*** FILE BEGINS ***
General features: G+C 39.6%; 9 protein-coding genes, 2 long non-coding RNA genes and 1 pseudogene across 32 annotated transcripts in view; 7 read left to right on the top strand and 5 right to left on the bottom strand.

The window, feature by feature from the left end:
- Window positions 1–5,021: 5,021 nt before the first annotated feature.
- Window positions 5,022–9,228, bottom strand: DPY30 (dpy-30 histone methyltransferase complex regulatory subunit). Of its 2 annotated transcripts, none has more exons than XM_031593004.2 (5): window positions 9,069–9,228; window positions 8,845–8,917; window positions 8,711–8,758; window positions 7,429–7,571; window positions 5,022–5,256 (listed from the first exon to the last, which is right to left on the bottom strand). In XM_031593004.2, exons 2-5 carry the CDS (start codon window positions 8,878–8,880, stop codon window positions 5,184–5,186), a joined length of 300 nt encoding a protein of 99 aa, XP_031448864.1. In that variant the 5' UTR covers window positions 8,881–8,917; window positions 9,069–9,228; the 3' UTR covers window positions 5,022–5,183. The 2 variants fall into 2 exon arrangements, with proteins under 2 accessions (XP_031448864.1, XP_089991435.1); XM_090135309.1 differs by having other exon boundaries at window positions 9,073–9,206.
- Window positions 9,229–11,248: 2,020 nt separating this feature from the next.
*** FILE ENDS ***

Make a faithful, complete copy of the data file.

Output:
General features: G+C 39.6%; 9 protein-coding genes, 2 long non-coding RNA genes and 1 pseudogene across 32 annotated transcripts in view; 7 read left to right on the top strand and 5 right to left on the bottom strand.

The window, feature by feature from the left end:
- Window positions 1–5,021: 5,021 nt before the first annotated feature.
- Window positions 5,022–9,228, bottom strand: DPY30 (dpy-30 histone methyltransferase complex regulatory subunit). Of its 2 annotated transcripts, none has more exons than XM_031593004.2 (5): window positions 9,069–9,228; window positions 8,845–8,917; window positions 8,711–8,758; window positions 7,429–7,571; window positions 5,022–5,256 (listed from the first exon to the last, which is right to left on the bottom strand). In XM_031593004.2, exons 2-5 carry the CDS (start codon window positions 8,878–8,880, stop codon window positions 5,184–5,186), a joined length of 300 nt encoding a protein of 99 aa, XP_031448864.1. In that variant the 5' UTR covers window positions 8,881–8,917; window positions 9,069–9,228; the 3' UTR covers window positions 5,022–5,183. The 2 variants fall into 2 exon arrangements, with proteins under 2 accessions (XP_031448864.1, XP_089991435.1); XM_090135309.1 differs by having other exon boundaries at window positions 9,073–9,206.
- Window positions 9,229–11,248: 2,020 nt separating this feature from the next.